Our virtue this week is REFLECTION – The strength to give serious thought and consideration to the important things in life. Our fast-paced world tempts us to give importance to superficial things, things that pass away in moments and to neglect the most important things in life, the things that lead to eternity.
A wise, mature and virtuous person always takes time to REFLECT on their purpose in life, their goals, the blessings they have received. Let’s do everything we can to help one another REFLECT on what is truly important this week.
Thank You, Lord, for all of the many blessings You have given us. Our health, our abilities and talents, our family, our freedom. May we never forget that all of these gifts are from You. Fill our hearts, minds and souls with a proper gratitude and help us to REFLECT on Your blessings often.
Does anyone have any prayer intentions? Who wants to lead us in a prayer?
APPLES AND SEEDS
Take an apple and cut it in half. We can count the number of seeds in one apple. But we cannot count the number of apples in one seed.
One tiny seed can grow into a mature apple tree that can produce up to 400 pounds of apples per year, grow over 40 feet high and live over 100 years.
At the same time, apple trees take four to five years to produce their first fruit.
“Food” for thought if you will.
Life is so busy and hectic, we often forget to reflect on the important things in life. List the 3 most important lessons you have learned in the past year.
Let’s focus on improving on one particular thing this week. It is easy to get tempted to focus on lots of different things all at the same time but that does not work out in the end. Let’s choose wisely.
Tell me about some of the blessings you have received this year.
Tell me about some of the blessings you have noticed in others this year.
DO SOMETHING DIFFERENT TODAY. WRAP THINGS UP BY HAVING YOUR STUDENTS APPROACH ONE ANOTHER TO THANK THEM OR PRAISE THEM FOR ALL THE GREAT STUFF THEY DO EACH WEEK.
WAY TO LIVE THE VIRTUE THIS WEEK
Reflect on all the blessings you have received through the years. Remember all the great moments and the lessons learned. Give thanks.
“The Greatest Weapon Against Stress Is Our Ability To Choose One Thought Over Another.” – William James
“Sometimes It Is More Important To Discover What One Cannot Do Than What One Can Do.” – Lin Yutang
“Insanity: Doing The Same Thing Over And Over Again And Expecting Different Results.” – Albert Einstein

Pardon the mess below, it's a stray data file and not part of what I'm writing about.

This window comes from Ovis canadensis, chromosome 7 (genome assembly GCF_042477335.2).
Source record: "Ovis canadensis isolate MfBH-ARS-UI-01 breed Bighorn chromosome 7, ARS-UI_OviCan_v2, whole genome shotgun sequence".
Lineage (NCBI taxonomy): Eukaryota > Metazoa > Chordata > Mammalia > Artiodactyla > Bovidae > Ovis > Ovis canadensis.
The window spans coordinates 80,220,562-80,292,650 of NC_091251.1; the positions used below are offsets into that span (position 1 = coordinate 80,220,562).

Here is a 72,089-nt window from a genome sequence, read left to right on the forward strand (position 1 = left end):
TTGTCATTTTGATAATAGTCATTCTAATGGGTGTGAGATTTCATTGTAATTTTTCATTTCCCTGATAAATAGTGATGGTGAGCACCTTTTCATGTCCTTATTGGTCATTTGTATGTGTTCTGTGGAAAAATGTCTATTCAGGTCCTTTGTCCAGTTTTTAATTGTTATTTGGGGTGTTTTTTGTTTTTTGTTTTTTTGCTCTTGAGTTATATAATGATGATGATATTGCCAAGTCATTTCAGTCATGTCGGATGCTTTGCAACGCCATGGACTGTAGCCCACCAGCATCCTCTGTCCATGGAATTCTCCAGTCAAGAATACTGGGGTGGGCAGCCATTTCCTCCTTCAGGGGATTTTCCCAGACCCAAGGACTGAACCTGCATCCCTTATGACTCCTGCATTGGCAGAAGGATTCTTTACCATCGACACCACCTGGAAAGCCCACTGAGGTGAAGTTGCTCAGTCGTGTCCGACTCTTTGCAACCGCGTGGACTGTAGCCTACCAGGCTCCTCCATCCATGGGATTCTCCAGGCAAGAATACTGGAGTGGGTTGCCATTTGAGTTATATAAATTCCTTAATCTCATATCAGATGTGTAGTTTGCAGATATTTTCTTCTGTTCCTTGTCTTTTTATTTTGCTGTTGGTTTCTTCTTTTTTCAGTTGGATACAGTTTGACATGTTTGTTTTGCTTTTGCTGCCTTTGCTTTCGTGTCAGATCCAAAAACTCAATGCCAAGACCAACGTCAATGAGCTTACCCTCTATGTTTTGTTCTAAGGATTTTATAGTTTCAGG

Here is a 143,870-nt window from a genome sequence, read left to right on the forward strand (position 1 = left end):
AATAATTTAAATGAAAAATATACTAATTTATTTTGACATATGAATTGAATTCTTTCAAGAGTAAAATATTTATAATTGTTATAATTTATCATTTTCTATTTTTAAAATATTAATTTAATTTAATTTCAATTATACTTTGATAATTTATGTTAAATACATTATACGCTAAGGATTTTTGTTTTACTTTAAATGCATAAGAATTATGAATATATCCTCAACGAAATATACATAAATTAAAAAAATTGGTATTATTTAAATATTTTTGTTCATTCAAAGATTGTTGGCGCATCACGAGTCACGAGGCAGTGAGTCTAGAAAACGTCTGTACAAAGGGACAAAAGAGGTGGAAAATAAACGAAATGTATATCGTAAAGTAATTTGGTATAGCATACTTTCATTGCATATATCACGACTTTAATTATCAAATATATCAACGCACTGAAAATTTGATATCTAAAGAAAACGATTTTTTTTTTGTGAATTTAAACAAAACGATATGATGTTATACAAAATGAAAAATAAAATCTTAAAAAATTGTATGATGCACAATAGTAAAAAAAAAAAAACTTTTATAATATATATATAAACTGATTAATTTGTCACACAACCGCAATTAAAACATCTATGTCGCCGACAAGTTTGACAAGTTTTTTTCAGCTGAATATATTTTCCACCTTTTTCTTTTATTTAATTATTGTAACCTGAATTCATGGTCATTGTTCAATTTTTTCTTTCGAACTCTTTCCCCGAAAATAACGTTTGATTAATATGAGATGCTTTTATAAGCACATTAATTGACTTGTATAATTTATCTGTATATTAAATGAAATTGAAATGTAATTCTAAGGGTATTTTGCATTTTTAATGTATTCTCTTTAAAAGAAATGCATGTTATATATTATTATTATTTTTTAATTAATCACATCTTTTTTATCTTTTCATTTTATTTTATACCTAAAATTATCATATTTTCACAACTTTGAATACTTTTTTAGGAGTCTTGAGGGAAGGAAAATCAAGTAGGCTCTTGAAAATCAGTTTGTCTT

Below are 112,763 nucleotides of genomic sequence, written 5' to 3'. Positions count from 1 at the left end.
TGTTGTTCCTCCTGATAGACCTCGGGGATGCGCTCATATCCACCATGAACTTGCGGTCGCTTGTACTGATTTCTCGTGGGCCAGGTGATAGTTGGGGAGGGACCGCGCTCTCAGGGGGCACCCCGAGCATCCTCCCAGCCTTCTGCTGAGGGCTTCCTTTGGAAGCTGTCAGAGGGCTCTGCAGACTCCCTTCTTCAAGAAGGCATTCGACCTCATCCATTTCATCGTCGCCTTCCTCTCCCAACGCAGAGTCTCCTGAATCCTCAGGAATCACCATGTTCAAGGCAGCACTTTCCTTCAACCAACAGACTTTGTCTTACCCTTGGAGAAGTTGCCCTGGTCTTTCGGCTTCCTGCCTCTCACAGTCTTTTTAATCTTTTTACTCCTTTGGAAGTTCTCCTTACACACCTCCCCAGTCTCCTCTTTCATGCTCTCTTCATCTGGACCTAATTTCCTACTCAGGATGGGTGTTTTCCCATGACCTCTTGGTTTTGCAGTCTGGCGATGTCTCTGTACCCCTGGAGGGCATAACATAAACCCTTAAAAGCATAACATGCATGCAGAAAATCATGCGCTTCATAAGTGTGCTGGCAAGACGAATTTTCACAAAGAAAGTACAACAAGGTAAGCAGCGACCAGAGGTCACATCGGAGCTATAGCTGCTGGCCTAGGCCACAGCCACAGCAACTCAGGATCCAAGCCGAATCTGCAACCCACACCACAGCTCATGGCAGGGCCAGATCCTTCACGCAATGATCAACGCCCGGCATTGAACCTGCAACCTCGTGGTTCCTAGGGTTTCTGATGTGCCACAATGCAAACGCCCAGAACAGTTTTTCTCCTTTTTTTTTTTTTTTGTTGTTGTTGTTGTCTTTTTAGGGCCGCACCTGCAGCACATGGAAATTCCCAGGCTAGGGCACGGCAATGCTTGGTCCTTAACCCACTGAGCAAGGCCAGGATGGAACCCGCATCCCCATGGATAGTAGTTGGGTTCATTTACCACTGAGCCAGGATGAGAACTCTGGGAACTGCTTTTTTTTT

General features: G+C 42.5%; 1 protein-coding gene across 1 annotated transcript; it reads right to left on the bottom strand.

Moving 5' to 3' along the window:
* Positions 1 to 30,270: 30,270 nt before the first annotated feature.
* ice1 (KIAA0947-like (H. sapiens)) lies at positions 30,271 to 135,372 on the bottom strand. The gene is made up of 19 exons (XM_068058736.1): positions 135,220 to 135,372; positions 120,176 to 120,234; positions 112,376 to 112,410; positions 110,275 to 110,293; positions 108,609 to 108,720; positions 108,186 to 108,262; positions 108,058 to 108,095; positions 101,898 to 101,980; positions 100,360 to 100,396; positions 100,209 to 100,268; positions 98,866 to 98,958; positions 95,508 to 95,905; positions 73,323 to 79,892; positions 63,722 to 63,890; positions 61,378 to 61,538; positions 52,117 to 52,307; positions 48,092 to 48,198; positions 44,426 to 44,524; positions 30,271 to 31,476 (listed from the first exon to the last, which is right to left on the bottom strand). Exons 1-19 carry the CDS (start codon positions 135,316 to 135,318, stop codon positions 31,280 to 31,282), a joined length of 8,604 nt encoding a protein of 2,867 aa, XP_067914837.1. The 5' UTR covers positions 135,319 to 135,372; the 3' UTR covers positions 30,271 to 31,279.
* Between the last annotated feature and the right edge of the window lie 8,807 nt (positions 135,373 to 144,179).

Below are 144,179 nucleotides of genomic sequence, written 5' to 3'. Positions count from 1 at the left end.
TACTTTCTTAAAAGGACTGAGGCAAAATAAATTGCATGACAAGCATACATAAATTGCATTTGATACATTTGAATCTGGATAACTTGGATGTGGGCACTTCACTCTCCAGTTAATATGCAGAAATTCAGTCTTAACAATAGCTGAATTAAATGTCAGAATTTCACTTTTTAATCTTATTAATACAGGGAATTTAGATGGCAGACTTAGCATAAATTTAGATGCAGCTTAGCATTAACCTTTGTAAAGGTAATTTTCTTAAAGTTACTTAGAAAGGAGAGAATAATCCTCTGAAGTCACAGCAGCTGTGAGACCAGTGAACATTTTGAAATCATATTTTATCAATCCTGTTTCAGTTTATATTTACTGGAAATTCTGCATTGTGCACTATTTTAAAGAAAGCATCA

“The Values Learned On The Playing Field – How To Set Goals, Endure, Take Criticism And Risks, Become Team Players, Use Our Beliefs, Stay Healthy, And Deal With Stress – Prepare Us For Life.” – Donna De Varona
“You Can Motivate Players Better With Kind Words Than You Can With A Whip.” – Bud Wilkinson
“It’s Not The Will To Win That Matters – Everyone Has That. It’s The Will To Prepare To Win That Matters.” – Paul “Bear” Bryant
“A Good Coach Will Make His Players See What They Can Be Rather Than What They Are.” – Ara Parseghian
John 6: 26-29
Jesus answered them and said, “Amen, amen, I say to you, you are looking for me not because you saw signs but because you ate the loaves and were filled. Do not work for food that perishes but for the food that endures for eternal life, which the Son of Man will give you. For on him the Father, God, has set his seal.” So they said to him, “What can we do to accomplish the works of God?” Jesus answered and said to them, “This is the work of God, that you believe in the one he sent.”
St. Lucia Filippini
Lucy Filippini was born on 13 January 1672 in Corneto-Tarquinia. She was the fifth and youngest child of Filippo Filippini and Maddalena Picchi. She orphaned at an early age. At the age of six, she went to live with her aristocratic aunt and uncle who encouraged her religious inclination by entrusting her education to the Benedictine nuns at Santa Lucia.
Her career began under the patronage of Cardinal Marcantonio Barbarigo, who entrusted her with the work of founding schools for young women, especially the poor. With Rose Venerini to train school teachers, she co-founded the Pious Teachers, a group dedicated to the education of girls.
The young ladies of Montefuscione were taught domestic arts, weaving, embroidering, reading, and Christian doctrine. Twelve years later the Cardinal devised a set of rules to guide Lucy and her followers in the religious life. Fifty-two schools were established during Lucy’s lifetime. Pope Clement XI, in 1707, called Lucy to Rome to start schools which he placed under his special protection. She died of breast cancer in 1732, aged 60, at Montefiascone.